SOUTH HOLLAND Kenneth Williams, Thornton Township High School District 205 board president, took an oath Tuesday to serve a four-year term to which he was elected last month, but not until after his most outspoken critics voiced their opposition to him.
The board that oversees Thornwood High School, along with Thornton High in Harvey and Thornridge High in Dolton, held a special meeting to allow for winners of the April 9 elections to be sworn in for terms running through April 2017.
But those oaths were administered at the end of the special meeting – and that meant that Williams’ critics used the public-participation portion of the meeting to criticize the man who was the top vote-getter in the election despite an ongoing attempt by the Cook County state’s attorney’s office to remove him because of a 28-year-old felony conviction.
Troy O’Quin, pastor of River Oaks Community Church, 16931 South Park Ave., said he believes many qualified people have been driven out of District 205 administration by Williams, who serves on the board along with his wife, Toni. She was elected to a School Board seat in the 2011 elections and will be up for re-election in 2015.
“Who needs to have a family reunion? They’re all here,” said O’Quin, who delivered his statement while using a portable device to play “Swing Low, Sweet Chariot” as he spoke.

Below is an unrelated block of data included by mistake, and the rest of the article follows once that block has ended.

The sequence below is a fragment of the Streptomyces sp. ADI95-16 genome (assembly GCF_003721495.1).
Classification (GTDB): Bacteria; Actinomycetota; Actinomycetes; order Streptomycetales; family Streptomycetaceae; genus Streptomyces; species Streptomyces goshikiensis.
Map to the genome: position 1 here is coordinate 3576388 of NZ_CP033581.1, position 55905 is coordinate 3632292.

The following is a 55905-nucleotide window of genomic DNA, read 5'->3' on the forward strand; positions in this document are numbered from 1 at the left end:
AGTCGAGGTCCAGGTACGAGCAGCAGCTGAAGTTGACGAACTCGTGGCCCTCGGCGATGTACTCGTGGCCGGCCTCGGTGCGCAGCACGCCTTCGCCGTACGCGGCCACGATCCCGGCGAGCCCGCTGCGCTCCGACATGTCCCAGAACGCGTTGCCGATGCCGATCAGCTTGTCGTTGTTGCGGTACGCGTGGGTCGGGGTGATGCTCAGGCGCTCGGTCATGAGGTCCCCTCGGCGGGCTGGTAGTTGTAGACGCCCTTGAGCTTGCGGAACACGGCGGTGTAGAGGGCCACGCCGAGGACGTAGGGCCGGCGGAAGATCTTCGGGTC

“Who is responsible for oversight,” asked O’Quin, whose voice was so loud that it carried throughout the auditorium even after Williams had officials turn off the microphone O’Quin was using.
The pastor said he’d like to have people contact Gov. Pat Quinn and their local state legislators to let them know of displeasure with Williams, who he said is ignoring the efforts of the state’s attorney to determine Williams’ legal status to hold a School Board seat.
“Our fight must go on so we can return a quality education to our schools,” said O’Quin.
Also speaking out against Williams was Felita Crayton, the spouse of board Vice President Edward Crayton, who criticized Williams for his vote earlier in the meeting to pay all the bills pending before the School Board.
She tried demanding a detailed explanation, but Williams refused.
The state's attorney's office filed a complaint against Williams late last year seeking his removal because of his 1985 forgery conviction in Indiana. He served 22 months of a five-year prison term, but has not been arrested for anything since and now operates a barbershop and barber college in Dolton.
That case is pending in Cook County Circuit Court, as judges to date have refused to side with the state’s attorney — who contends that the felony conviction makes him ineligible to serve on a school board.
The case is scheduled to come before Associate Judge Rita M. Novak on Tuesday. She said she will try to issue a final ruling in the case as soon as possible.